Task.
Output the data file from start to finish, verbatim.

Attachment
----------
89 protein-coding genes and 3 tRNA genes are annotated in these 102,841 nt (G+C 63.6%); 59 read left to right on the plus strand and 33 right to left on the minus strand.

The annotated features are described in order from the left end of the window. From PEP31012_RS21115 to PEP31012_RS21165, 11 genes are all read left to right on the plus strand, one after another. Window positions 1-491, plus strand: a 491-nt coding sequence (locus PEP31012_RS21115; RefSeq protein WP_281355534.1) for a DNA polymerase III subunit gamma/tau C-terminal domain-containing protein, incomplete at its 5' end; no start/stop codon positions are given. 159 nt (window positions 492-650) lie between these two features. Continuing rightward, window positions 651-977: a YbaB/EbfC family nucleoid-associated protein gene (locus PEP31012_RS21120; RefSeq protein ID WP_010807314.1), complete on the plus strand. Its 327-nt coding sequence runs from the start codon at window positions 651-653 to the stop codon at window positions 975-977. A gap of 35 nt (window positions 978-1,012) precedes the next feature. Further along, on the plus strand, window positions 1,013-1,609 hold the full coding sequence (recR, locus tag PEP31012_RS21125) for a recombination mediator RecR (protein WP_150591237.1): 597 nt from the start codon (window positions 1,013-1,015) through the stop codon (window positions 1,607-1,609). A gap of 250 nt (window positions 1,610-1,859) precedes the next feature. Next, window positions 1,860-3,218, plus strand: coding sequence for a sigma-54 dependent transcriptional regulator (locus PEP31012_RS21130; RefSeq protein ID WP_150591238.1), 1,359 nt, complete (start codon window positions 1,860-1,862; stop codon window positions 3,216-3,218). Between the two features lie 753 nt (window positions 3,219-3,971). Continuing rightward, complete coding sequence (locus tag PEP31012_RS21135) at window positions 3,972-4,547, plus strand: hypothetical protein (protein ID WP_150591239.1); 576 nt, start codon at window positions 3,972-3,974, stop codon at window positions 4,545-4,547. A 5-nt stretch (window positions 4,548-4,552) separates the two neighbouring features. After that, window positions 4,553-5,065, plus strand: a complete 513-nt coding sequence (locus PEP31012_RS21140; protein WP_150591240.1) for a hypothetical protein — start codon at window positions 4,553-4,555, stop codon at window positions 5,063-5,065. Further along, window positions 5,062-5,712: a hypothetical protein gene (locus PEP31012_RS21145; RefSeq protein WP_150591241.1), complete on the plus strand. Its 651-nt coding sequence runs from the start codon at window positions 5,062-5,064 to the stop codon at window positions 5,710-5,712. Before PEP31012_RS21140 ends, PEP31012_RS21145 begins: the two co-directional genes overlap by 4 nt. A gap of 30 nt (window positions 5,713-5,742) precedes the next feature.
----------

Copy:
89 protein-coding genes and 3 tRNA genes are annotated in these 102,841 nt (G+C 63.6%); 59 read left to right on the plus strand and 33 right to left on the minus strand.

The annotated features are described in order from the left end of the window. From PEP31012_RS21115 to PEP31012_RS21165, 11 genes are all read left to right on the plus strand, one after another. Window positions 1-491, plus strand: a 491-nt coding sequence (locus PEP31012_RS21115; RefSeq protein WP_281355534.1) for a DNA polymerase III subunit gamma/tau C-terminal domain-containing protein, incomplete at its 5' end; no start/stop codon positions are given. 159 nt (window positions 492-650) lie between these two features. Continuing rightward, window positions 651-977: a YbaB/EbfC family nucleoid-associated protein gene (locus PEP31012_RS21120; RefSeq protein ID WP_010807314.1), complete on the plus strand. Its 327-nt coding sequence runs from the start codon at window positions 651-653 to the stop codon at window positions 975-977. A gap of 35 nt (window positions 978-1,012) precedes the next feature. Further along, on the plus strand, window positions 1,013-1,609 hold the full coding sequence (recR, locus tag PEP31012_RS21125) for a recombination mediator RecR (protein WP_150591237.1): 597 nt from the start codon (window positions 1,013-1,015) through the stop codon (window positions 1,607-1,609). A gap of 250 nt (window positions 1,610-1,859) precedes the next feature. Next, window positions 1,860-3,218, plus strand: coding sequence for a sigma-54 dependent transcriptional regulator (locus PEP31012_RS21130; RefSeq protein ID WP_150591238.1), 1,359 nt, complete (start codon window positions 1,860-1,862; stop codon window positions 3,216-3,218). Between the two features lie 753 nt (window positions 3,219-3,971). Continuing rightward, complete coding sequence (locus tag PEP31012_RS21135) at window positions 3,972-4,547, plus strand: hypothetical protein (protein ID WP_150591239.1); 576 nt, start codon at window positions 3,972-3,974, stop codon at window positions 4,545-4,547. A 5-nt stretch (window positions 4,548-4,552) separates the two neighbouring features. After that, window positions 4,553-5,065, plus strand: a complete 513-nt coding sequence (locus PEP31012_RS21140; protein WP_150591240.1) for a hypothetical protein — start codon at window positions 4,553-4,555, stop codon at window positions 5,063-5,065. Further along, window positions 5,062-5,712: a hypothetical protein gene (locus PEP31012_RS21145; RefSeq protein WP_150591241.1), complete on the plus strand. Its 651-nt coding sequence runs from the start codon at window positions 5,062-5,064 to the stop codon at window positions 5,710-5,712. Before PEP31012_RS21140 ends, PEP31012_RS21145 begins: the two co-directional genes overlap by 4 nt. A gap of 30 nt (window positions 5,713-5,742) precedes the next feature.